For LGBTIQ+ communties crime is too much of a reality. Across the globe queer people are more likely to be victims of crime, historically they have been more likely to be criminalised, and in many places the fear of imprisonment for being nothing more than who you really are is far, far too present. So in this post we are going to pinpoint some of the best podcasts and books TCF has reviewed over the last seventeen months which whether fiction or non-fiction have an LGBTIQ+ element.
In life things are seldom as permanent as we think they will be when we are children. The art of accepting and living with change is one of the secrets of life, and one that all of us will struggle with at some point, whether it is the end of a relationship, a job, or …
Motherhood is an idea that permeates If You Tell by Greg Olsen by it's absence. Olsen recounts the life of Shelly Knotek, who killed three, and abused countless others, including her own children. Knotek could easily be cast in the role of femme fatal, her good looks attracting many unsuspecting men into her orbit, but that would be too surface a reading of what is a clearly aberant pshycology. Instead Olsen makes his readers the proverbial frog in water slowly begining to boil, as he trace the development of Knotek from a troubled and difficult child and teen into a fully fledged murderer.
With the hindsight that living in a different era gives us we can easily see that for some of these women, it was the strict, inflexible mores of Victorian society that led them to their fates, and had they lived in different times, may have had very different outcomes.
It is never long before crime fiction follows true crime, and one has to wonder if the podcaster could be poised to replace the private eye, who's peak in crime fiction does feel somewhat in the past. The prospect of the podcaster as the new crime fiction hero - or more likely heroine, given true crimes demographics - is intriguing, as they bring in not just a new job, but drag with them an audience.
It will not be a surprise to many that the News of The World would be tangled up in this most shady episode as they became a by-word for the absolute worst of tabloid journalism, souring countless lives, with it's underhand tactics.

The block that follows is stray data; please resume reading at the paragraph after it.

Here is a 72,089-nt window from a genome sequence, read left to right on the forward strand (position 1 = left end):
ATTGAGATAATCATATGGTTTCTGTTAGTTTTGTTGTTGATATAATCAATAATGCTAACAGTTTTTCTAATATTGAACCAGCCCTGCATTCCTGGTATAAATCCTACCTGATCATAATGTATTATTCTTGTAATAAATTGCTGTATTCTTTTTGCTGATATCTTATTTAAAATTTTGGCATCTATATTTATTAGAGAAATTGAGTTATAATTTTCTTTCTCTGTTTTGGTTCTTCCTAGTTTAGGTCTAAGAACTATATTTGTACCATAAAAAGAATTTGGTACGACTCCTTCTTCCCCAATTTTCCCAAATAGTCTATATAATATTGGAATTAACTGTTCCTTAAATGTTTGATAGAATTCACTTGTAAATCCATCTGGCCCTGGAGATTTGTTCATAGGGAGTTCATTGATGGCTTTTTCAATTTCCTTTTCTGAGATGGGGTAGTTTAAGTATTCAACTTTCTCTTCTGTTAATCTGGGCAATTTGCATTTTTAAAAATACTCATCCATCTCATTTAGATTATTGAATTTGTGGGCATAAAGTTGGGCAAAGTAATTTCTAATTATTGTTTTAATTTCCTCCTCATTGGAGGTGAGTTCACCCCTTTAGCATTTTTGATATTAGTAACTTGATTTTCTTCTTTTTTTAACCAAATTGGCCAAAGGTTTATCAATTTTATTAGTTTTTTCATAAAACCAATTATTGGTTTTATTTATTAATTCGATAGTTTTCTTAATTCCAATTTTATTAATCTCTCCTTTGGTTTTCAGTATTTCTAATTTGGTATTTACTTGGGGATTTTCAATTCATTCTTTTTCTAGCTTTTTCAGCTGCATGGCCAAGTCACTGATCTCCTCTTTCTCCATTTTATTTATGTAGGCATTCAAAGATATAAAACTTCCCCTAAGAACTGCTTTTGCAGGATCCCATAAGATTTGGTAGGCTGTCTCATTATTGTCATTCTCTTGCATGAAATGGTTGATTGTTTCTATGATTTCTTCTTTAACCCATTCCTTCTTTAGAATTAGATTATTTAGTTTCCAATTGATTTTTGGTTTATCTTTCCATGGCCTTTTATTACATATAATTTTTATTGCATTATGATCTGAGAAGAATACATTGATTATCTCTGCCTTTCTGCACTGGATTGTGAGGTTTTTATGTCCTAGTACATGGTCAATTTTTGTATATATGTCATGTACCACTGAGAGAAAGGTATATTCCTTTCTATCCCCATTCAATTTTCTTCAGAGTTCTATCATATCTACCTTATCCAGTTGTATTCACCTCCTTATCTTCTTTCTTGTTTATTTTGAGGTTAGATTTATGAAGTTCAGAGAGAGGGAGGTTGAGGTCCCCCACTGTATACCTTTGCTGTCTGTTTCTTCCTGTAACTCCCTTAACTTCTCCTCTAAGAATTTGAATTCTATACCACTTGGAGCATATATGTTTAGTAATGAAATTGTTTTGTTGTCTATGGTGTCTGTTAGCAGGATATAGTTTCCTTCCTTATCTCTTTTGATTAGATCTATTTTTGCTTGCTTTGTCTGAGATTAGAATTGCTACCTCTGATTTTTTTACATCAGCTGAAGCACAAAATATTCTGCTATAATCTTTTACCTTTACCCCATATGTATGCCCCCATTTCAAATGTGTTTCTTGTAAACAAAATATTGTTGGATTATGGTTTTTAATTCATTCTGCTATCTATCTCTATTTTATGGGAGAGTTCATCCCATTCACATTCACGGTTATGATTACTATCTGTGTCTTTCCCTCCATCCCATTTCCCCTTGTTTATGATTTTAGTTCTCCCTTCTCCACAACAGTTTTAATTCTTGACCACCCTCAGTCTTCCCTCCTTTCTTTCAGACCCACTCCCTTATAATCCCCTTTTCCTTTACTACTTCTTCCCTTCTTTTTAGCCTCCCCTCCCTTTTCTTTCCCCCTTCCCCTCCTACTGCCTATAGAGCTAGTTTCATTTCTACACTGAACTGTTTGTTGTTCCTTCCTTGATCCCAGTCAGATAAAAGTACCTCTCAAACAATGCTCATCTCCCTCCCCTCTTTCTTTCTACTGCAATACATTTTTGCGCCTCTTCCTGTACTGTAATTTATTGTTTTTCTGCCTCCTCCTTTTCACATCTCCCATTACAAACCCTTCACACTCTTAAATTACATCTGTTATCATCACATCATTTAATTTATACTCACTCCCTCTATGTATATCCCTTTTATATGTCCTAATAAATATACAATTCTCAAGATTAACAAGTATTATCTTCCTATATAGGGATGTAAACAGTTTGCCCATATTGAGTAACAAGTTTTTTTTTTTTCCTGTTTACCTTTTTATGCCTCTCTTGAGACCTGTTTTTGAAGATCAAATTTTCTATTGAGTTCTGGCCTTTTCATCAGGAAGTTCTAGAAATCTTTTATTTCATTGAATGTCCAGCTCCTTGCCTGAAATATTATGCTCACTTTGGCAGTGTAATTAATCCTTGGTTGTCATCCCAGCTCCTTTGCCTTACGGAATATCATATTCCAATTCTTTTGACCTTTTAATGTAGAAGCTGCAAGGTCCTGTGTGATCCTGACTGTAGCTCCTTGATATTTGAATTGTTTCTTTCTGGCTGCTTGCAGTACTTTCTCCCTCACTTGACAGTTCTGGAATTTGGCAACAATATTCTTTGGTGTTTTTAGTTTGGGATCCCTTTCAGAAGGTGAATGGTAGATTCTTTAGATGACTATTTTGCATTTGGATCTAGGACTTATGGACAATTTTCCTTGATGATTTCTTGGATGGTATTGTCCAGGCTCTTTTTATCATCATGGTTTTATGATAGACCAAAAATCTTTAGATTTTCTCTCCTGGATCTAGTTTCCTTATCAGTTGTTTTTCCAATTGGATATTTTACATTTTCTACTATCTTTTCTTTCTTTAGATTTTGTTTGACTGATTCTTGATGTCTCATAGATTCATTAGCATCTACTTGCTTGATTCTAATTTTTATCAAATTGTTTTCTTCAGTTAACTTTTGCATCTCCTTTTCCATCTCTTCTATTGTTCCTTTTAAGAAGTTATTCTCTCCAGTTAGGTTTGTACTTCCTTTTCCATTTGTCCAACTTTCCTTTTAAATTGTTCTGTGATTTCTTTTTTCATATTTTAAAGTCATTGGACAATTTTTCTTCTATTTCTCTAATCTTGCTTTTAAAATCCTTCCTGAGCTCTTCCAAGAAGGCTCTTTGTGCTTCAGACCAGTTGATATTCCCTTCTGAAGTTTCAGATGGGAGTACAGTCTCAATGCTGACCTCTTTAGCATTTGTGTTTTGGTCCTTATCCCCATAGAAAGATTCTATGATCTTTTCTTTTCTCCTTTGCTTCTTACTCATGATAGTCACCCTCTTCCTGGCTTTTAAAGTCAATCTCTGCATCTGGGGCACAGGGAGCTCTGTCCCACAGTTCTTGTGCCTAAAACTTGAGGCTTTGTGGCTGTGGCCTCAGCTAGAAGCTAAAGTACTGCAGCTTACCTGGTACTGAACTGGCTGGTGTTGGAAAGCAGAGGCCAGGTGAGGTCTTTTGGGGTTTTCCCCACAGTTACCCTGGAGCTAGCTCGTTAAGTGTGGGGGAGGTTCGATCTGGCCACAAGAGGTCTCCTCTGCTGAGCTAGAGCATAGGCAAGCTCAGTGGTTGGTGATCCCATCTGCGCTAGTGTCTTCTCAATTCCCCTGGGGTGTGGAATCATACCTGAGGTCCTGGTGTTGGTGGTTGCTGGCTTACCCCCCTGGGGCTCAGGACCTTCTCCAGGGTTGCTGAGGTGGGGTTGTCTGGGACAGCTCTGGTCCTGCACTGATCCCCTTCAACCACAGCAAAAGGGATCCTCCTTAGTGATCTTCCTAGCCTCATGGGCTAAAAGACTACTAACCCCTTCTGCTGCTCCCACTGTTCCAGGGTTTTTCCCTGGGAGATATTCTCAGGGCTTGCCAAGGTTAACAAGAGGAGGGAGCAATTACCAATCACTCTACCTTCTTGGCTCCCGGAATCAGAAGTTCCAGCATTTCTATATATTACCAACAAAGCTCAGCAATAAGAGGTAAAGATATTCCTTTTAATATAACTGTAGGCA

Many writers, even those native to the Highlands can imbue their descriptions with a sense of twee kitsch and a paint by numbers version of what is a beautiful, but highly complex, part of the world. Writing the Highlands is easy, but writing the Highlands well, with a sensitivity to the land and it's deep history is a feat that only those with a unforced empathy can complete.
February 14th 2022, is True Crime Fiction's first birthday, so I feel it is important to thank everyone who has been listening to the podcast, reading the website, sharing and liking posts and in general to those who have enjoyed TCF. It has been hard work, and at times the review schedule has felt a little oppressive, but given that I was not really sure what would come out of True Crime Fiction, I am really pleased with what it has produced. We've had over 11,000 downloads in the first year and we've got plans for future development.
When it comes to genre's there is always a debate that about where the boundaries of an genre end and begin, and true crimes is no exception. For most people true crime would have to centre on an act or series of acts which are criminal in nature, and pretty much everything else is movable, …
For even the most hardened of true crime fans there are some crimes that we edge around, because they are too disturbing, too difficult and too horrible to look full in the face. There are other crimes that stick in the mind, become a landmark in memory and culture, the names involved becoming bigger than the person they used to be attached to and instead filled with emotion and meaning which is hard to quantify or contain.